[ cheers and applause ] >> thank you. this is a special edition of "nightline." >> he is the former firefighter, severely burned in the line of duty. we're there with the pioneering surgical team ready to restore one man's face. a family's tragic loss and jen ross is the ray of hope this family's been fighting for. but the odds of survival, 50/50. his first look in the mirror and the tearful family reunion 15 14 years in the making. a hero's homecoming and pat's second chance to smile. >> this special edition of
because she teared up. being able to pay for daycare... to know that my mom is safe while i work so that i
can continue to support us. hillary clinton has proposed real things that could help us. i' m hillary clinton, and i approve this message. tonight another look inside a medical marvel. an unprecedented and in many ways unbelievable full-face transplant. it's the story of a heroic firefighter, his face burned in a rescue mission.
spirit makes it possible. and the top-notch surgeon on the frontier of modern medicine. three remarkable men whose lives are now forever linked. i got to sit down with the recipient, pat hartisob, and his transformation took my breath away. in a city where people will do almost anything to stand out, pat hartison just wants to blend in. >> it's really unbelievable all the stuff that you see in new york. my daughters would love it because they could shop forever. >> reporter: a loving father of five from mississippi who for 14 years now has hidden behind a hat and sunglasses. >> i'm going to have you take off your hat. >> reporter: that rest on prosthetic ears. >> take off your ear forth me for a second. let's see how these are doing. >> reporter: pat's come to nyu medical center to undergo the most extension ve face transplant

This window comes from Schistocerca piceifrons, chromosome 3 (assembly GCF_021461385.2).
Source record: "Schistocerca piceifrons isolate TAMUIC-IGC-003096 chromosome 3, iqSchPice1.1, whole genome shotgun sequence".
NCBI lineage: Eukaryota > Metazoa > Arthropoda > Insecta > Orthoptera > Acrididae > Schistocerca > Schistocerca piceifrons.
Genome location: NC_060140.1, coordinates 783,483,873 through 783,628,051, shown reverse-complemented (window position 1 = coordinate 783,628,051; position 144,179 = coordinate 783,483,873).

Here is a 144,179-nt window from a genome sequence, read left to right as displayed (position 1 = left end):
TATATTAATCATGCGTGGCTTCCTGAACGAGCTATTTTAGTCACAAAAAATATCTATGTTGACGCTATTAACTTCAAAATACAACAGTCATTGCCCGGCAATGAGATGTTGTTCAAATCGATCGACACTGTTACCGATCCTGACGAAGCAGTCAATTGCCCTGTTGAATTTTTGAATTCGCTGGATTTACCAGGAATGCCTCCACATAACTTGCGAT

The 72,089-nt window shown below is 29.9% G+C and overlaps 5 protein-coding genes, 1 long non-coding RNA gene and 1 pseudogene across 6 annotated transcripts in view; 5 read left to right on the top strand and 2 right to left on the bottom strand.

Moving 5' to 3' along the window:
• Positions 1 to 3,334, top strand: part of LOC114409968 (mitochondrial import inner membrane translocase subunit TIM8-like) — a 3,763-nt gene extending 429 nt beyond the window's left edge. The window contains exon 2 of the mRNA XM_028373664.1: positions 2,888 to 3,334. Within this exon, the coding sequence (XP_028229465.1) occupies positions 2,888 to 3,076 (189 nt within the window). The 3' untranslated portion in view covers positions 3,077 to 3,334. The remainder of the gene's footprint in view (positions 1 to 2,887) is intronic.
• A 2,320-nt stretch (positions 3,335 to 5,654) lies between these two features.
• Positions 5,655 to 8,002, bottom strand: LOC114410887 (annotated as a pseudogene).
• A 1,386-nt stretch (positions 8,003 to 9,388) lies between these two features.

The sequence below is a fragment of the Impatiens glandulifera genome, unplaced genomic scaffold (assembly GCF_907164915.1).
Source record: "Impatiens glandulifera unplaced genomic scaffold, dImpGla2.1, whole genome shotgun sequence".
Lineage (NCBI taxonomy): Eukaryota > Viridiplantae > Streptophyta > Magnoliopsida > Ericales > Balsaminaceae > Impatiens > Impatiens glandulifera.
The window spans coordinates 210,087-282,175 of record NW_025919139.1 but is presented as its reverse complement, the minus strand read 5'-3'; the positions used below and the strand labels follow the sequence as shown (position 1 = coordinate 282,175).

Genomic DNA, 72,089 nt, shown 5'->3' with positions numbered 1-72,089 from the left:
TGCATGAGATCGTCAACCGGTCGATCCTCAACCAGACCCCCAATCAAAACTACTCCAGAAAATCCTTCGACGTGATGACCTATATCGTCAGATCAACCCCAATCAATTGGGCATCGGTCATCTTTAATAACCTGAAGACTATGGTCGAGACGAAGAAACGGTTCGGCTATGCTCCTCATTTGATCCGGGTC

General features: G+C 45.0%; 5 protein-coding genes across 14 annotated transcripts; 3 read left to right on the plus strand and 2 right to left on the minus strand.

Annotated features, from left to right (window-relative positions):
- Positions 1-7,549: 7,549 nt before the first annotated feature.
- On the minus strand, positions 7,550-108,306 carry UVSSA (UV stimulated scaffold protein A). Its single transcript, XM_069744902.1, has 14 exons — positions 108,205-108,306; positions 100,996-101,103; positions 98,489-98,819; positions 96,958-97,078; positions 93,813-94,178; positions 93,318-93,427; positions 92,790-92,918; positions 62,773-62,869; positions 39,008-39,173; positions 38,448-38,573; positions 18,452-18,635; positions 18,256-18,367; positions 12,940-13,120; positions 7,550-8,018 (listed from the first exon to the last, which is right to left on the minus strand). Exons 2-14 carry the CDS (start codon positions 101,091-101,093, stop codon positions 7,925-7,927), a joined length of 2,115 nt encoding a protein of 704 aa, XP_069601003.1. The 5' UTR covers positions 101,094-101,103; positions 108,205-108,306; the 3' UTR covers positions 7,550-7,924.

a medical team led by eduardo rodriguez has been preparing for this unprecedented surgery for three years. >> this is a graphic image but it gives you an understanding of everything that's going to be removed. >> reporter: he warns pat the painstaking procedure to remove his scar tissued face and replace it with a new one could kill him. his chance of surviving just 50/50. >> the reality is we can make you much worse than you are now. and if this were not to work, we've actually made you worse than you were before. so you completely understand this, right? >> oh, yeah. >> reporter: it's a risk pat is more than willing to take. because for more than a decade pat's lived with the scars, both physical and mental, from the fire that turn burned off his face. >> a day just like every other fire. >> reporter: 2001, pat was a volunteer fireman responding to a house fire. he rushed headlong into the flames to rescue a woman